Pocket Puyo Puyo~n (Game Boy Color version)
Pocket Puyo Puyo~n is built using the engine of Pocket Puyo Puyo Sun. Thus, the game maintains the speed of its predecessor as well as Sun Puyo. This game features an entirely different set of super attacks; they are no longer restricted to specific characters, but must be unlocked for player use by defeating characters in Challenge mode.
In addition to the aforementioned Challenge mode, the game features Story, Versus, Training (Free Battle), and Endless modes. The game can also connect to Pocket Puyo Puyo Tsu and Pocket Puyo Puyo Sun cartridges for Tsu and Sun rule battles, respectively.
Pocket Puyo Puyo~n's Story mode utilizes a slightly modified version of the traditional Puyo Puyo AI gauntlet. For most of the story, the player is asked to choose between three opponents; however, the third and final opponent is the only one that is mandatory. Thus, the mode can be as short as nine battles or as long as seventeen. Defeating an opponent gives the player access to their super attack for the duration of the Story playthrough. As in the console version, there is an abridged Beginner mode that features Skeleton T, Archan, and Kikimora.
Pocket Puyo Puyo~n features a slightly different plot than its console counterparts. At the beginning of the game, Arle goes to the Puyo Circus, as she does in the original. Satan, dressed as a ringmaster takes Carbuncle and uses him as a volunteer in his magic trick. He makes Carbuncle disappear. Arle becomes distressed for her friend and bumps into Pierrot. After battling Pierrot, she then proceeds to fight all of the foes from Puyo Puyo~n. After defeating Doppleganger Arle, Arle appears back at the circus, where the man makes Carbuncle appear again, implying that Arle was having a daydream. The two reunite and go on with their lives.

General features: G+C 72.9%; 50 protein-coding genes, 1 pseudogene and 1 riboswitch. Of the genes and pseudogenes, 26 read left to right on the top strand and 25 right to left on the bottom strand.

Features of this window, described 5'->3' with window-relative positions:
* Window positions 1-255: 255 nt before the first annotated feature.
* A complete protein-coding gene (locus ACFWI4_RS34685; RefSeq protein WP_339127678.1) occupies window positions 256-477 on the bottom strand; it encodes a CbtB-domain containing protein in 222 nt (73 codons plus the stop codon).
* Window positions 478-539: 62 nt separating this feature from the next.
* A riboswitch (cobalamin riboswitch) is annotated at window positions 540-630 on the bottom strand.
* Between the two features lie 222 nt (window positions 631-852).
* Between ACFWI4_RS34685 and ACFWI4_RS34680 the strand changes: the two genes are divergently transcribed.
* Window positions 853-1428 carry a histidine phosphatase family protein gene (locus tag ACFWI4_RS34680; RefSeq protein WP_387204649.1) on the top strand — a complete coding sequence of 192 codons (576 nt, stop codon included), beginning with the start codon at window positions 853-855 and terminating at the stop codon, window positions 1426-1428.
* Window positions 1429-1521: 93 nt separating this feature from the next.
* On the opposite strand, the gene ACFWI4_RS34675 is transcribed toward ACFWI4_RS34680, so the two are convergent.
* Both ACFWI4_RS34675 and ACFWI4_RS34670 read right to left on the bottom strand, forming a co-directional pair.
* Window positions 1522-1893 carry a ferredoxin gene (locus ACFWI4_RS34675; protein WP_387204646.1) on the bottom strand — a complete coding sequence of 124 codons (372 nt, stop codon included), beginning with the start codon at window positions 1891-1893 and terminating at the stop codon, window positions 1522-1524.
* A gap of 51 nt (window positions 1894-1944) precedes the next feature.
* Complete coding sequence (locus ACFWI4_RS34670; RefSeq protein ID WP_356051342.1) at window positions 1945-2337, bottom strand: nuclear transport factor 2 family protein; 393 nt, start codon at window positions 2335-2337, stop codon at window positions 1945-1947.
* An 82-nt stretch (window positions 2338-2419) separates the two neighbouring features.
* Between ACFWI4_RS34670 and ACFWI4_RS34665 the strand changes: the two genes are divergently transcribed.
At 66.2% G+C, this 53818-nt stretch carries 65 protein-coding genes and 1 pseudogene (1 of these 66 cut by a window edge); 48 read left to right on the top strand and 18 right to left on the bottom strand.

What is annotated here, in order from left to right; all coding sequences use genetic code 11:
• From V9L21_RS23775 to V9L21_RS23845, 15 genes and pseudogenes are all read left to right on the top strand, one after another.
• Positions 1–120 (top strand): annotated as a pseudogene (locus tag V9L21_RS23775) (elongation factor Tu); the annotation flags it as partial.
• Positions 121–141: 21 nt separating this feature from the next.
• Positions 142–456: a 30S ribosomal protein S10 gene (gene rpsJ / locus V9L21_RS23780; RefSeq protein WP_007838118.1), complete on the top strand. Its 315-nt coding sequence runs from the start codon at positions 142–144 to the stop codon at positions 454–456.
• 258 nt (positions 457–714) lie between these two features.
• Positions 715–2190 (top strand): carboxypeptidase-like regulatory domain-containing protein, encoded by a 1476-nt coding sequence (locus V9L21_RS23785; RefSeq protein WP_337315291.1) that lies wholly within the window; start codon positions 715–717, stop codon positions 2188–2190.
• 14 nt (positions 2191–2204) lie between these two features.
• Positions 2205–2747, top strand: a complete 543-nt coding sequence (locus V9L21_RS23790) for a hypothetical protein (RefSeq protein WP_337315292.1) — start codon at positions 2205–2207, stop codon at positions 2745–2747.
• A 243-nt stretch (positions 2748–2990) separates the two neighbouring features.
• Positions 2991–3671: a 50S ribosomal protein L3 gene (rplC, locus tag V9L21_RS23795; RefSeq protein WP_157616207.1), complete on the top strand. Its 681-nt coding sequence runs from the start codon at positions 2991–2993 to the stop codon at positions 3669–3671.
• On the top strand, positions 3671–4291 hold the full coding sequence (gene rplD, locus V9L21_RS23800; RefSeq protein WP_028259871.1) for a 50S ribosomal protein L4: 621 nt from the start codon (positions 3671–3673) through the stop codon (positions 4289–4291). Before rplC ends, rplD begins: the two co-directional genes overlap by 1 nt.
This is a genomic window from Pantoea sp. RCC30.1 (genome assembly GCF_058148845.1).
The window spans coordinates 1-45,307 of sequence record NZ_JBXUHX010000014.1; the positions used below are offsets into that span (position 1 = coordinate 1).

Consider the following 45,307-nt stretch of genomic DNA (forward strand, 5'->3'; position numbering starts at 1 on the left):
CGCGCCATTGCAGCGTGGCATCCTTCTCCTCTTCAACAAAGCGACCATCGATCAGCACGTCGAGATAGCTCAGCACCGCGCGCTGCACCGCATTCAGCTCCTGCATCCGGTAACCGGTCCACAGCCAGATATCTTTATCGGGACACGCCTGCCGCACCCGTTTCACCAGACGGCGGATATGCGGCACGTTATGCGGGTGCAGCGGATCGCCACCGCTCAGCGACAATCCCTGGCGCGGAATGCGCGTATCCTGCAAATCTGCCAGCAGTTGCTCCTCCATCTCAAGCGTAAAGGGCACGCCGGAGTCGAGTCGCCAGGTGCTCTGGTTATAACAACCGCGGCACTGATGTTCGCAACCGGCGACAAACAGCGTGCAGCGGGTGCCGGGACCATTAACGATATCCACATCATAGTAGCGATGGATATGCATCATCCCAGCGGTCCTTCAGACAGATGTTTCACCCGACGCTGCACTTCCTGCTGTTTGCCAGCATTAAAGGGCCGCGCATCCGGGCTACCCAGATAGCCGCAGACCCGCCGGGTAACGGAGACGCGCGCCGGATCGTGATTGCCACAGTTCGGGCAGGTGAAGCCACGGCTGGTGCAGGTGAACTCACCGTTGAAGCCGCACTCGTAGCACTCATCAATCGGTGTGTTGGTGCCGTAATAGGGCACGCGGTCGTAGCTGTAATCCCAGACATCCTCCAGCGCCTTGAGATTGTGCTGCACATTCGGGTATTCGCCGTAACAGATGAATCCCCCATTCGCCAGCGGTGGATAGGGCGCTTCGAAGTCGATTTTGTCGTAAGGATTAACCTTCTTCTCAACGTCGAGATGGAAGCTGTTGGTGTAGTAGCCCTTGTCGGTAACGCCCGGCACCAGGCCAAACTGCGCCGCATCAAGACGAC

The story mode progresses as follows:
- Stage 1: Pierrot - Played with 4 colors
- Stage 2: Skeleton T - Played with 4 colors.
- Stage 3: Panotty - Played with 4 colors.
- Stage 4: Kikimora - Played with 4 colors.
- Stage 5: Archan - Played with 4 colors.
- Stage 6: Nohoho - Played with 4 colors.
- Stage 7: Draco - Played with 4 colors.
- Stage 8: Suketoudara - Played with 5 colors.
- Stage 9: Harpy - Played with 5 colors.
- Stage 10: Seriri - Played with 5 colors.
- Stage 11: Witch - Played with 5 colors.
- Stage 12: Dragon - Played with 5 colors.
- Stage 13: Chico - Played with 5 colors.
- Stage 14: Schezo - Played with 5 colors.
- Stage 15: Rulue - Played with 5 colors.
- Stage 16: Satan - Played with 5 colors.
- Stage 17: Doppelganger Arle - Played with 5 colors.
Unique to the Game Boy Color version is Challenge mode. Challenge pits the player against random opponents, and will continue to do so until the player is defeated. Each character has a "defeat rate" which, when raised to 100%, unlocks their super attack for use in all modes. Players can gain a head start by finishing Story mode first; any opponent defeated in Story will begin with a 60% defeat rate, as opposed to starting at 0%.
- This game's Ruins theme would go on to appear in Puyo Puyo 7 and Puyo Puyo eSports.
- With Chico's debut, this is the first Puyo game to feature a character that never appeared in Madou Monogatari.
- This game has several unused voice lines, including a vocal recreation of Player 2's chain in Puyo Puyo Tsu.
- A good majority of them are seemingly counter voices, implying that Yo~n would have featured counter-attack animations similar to 15th and 20th onwards.
- The GBC version features Zoh Daimaoh, Nasu Grave, Mummy, and most notably of all (as she makes her Puyo debut), Succubus in the opening cutscene, performing circus acts.